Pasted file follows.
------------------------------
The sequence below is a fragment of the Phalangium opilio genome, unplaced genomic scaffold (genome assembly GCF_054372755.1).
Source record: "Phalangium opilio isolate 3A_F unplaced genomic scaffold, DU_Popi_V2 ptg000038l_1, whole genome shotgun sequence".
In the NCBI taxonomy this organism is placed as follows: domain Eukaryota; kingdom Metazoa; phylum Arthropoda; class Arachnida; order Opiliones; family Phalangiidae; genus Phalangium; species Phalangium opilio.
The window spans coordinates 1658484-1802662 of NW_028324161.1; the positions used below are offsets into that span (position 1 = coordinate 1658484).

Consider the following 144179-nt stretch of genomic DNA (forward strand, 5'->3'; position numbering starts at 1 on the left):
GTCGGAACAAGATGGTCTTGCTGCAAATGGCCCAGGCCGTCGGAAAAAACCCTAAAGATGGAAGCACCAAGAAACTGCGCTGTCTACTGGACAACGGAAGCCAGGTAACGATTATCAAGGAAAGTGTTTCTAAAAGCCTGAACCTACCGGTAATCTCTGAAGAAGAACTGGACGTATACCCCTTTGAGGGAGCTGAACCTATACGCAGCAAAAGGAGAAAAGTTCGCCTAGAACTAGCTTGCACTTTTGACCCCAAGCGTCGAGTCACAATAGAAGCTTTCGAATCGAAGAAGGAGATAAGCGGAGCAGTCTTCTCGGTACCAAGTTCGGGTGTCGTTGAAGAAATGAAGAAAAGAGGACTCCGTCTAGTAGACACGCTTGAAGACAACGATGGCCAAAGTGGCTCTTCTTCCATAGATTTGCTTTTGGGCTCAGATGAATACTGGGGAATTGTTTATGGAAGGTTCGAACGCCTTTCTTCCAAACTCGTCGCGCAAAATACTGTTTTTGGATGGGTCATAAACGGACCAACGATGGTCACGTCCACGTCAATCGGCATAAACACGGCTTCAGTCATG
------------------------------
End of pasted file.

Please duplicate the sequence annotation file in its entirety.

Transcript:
The sequence below is a fragment of the Phalangium opilio genome, unplaced genomic scaffold (genome assembly GCF_054372755.1).
Source record: "Phalangium opilio isolate 3A_F unplaced genomic scaffold, DU_Popi_V2 ptg000038l_1, whole genome shotgun sequence".
In the NCBI taxonomy this organism is placed as follows: domain Eukaryota; kingdom Metazoa; phylum Arthropoda; class Arachnida; order Opiliones; family Phalangiidae; genus Phalangium; species Phalangium opilio.
The window spans coordinates 1658484-1802662 of NW_028324161.1; the positions used below are offsets into that span (position 1 = coordinate 1658484).

Consider the following 144179-nt stretch of genomic DNA (forward strand, 5'->3'; position numbering starts at 1 on the left):
GTCGGAACAAGATGGTCTTGCTGCAAATGGCCCAGGCCGTCGGAAAAAACCCTAAAGATGGAAGCACCAAGAAACTGCGCTGTCTACTGGACAACGGAAGCCAGGTAACGATTATCAAGGAAAGTGTTTCTAAAAGCCTGAACCTACCGGTAATCTCTGAAGAAGAACTGGACGTATACCCCTTTGAGGGAGCTGAACCTATACGCAGCAAAAGGAGAAAAGTTCGCCTAGAACTAGCTTGCACTTTTGACCCCAAGCGTCGAGTCACAATAGAAGCTTTCGAATCGAAGAAGGAGATAAGCGGAGCAGTCTTCTCGGTACCAAGTTCGGGTGTCGTTGAAGAAATGAAGAAAAGAGGACTCCGTCTAGTAGACACGCTTGAAGACAACGATGGCCAAAGTGGCTCTTCTTCCATAGATTTGCTTTTGGGCTCAGATGAATACTGGGGAATTGTTTATGGAAGGTTCGAACGCCTTTCTTCCAAACTCGTCGCGCAAAATACTGTTTTTGGATGGGTCATAAACGGACCAACGATGGTCACGTCCACGTCAATCGGCATAAACACGGCTTCAGTCATG